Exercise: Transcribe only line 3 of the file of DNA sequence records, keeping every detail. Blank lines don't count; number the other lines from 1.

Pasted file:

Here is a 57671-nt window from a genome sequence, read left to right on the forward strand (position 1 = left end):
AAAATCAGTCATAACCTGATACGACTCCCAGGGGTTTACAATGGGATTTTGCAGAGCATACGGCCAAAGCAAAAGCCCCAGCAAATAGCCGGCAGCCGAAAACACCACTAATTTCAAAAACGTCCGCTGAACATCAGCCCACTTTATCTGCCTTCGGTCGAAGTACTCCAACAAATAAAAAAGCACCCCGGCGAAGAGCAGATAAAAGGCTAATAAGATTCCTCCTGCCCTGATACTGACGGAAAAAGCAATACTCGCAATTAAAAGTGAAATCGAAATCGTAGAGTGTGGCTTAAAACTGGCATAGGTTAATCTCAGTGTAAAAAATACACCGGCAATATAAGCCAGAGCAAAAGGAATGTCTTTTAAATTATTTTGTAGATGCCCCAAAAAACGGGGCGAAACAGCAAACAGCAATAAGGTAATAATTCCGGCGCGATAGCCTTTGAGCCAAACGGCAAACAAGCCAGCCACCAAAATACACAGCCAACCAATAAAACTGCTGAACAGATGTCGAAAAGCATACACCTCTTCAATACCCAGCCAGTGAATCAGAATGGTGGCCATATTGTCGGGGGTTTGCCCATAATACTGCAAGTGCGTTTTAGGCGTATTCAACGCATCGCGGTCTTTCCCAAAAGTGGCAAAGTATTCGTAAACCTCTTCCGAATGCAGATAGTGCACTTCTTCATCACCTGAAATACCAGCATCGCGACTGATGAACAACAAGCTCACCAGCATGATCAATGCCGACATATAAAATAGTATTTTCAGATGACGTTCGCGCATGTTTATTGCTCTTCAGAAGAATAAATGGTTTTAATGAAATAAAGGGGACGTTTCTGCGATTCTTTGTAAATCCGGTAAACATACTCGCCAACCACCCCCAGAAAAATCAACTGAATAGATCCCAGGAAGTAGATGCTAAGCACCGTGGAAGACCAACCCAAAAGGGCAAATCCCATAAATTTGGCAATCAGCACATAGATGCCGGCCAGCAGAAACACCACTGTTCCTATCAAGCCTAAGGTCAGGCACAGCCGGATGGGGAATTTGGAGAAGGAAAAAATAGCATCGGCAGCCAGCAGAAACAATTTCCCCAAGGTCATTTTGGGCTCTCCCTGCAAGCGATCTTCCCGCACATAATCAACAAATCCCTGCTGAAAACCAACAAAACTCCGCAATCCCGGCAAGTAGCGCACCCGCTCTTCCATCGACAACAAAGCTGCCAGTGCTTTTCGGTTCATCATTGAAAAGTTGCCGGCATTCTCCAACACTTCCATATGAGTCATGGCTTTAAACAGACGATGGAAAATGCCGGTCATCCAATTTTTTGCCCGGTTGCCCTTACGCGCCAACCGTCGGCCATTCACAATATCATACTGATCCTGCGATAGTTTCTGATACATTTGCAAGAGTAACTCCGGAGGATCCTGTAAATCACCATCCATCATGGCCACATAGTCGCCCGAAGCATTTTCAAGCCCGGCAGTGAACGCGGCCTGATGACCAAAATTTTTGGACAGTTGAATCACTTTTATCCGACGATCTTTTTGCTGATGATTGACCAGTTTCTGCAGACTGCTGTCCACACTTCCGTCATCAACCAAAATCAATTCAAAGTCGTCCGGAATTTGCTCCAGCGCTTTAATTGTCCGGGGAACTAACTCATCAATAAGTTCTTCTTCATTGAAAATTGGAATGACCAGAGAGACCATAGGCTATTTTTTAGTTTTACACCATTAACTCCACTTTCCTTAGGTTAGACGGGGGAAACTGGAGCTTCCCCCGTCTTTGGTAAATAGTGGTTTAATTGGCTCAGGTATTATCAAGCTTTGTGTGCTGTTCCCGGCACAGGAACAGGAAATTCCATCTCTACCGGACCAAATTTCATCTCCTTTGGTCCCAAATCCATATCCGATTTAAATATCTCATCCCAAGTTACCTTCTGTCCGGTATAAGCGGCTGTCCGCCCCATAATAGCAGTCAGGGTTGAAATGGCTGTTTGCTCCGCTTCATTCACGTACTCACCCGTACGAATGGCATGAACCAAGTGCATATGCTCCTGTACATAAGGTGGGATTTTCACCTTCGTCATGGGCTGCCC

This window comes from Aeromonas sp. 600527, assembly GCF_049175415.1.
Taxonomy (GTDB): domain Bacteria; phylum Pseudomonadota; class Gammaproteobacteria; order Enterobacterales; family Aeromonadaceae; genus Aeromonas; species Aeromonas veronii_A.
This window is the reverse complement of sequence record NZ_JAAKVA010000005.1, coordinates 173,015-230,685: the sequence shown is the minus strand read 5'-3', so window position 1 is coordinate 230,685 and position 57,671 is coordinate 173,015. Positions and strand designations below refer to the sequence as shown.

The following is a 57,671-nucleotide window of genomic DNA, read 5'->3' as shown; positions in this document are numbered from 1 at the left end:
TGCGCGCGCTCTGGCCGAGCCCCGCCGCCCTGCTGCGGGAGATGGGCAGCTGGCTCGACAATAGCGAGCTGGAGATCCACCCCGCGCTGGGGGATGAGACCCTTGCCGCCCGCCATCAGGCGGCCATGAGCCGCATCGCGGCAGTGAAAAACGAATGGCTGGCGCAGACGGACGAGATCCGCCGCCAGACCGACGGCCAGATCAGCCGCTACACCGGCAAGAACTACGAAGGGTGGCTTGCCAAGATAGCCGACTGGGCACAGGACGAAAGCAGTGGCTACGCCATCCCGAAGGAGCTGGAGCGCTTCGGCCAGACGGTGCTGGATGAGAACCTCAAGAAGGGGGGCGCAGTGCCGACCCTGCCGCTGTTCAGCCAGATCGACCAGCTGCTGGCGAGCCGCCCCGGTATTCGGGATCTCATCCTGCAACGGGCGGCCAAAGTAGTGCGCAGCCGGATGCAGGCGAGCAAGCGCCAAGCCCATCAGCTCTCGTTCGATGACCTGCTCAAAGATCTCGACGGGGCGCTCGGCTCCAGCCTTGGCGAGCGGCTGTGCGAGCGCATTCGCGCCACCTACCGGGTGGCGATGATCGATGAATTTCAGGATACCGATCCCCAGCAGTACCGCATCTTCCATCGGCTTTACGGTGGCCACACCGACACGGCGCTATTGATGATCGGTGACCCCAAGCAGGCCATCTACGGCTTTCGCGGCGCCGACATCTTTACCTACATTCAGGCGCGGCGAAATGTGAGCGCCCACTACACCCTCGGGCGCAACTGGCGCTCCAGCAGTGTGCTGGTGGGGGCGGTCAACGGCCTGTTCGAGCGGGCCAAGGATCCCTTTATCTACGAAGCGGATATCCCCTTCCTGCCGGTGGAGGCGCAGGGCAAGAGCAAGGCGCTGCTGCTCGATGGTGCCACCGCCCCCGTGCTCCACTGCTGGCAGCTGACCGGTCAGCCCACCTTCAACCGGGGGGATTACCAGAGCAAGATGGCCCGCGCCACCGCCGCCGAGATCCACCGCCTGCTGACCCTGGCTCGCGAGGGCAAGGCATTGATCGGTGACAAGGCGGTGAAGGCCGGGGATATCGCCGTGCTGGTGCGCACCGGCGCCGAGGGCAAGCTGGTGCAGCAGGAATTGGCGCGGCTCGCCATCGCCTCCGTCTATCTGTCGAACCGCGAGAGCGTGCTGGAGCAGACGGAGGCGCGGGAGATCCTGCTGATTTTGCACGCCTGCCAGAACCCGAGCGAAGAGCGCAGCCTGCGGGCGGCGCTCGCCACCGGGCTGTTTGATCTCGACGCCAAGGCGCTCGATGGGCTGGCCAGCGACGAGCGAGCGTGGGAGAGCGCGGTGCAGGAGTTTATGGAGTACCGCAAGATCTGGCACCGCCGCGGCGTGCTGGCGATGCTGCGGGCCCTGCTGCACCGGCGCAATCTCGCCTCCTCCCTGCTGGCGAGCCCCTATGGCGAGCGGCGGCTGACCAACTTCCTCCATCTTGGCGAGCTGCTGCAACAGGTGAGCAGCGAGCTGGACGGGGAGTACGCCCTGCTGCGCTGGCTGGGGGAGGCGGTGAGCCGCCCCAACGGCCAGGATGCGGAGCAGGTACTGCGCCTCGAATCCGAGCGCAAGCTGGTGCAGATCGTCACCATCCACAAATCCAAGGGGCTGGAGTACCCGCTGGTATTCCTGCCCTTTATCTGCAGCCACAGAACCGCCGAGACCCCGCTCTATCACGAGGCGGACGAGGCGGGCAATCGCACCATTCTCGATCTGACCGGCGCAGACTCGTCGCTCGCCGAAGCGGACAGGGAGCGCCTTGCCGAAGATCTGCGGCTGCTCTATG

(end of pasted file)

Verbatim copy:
This window comes from Aeromonas sp. 600527, assembly GCF_049175415.1.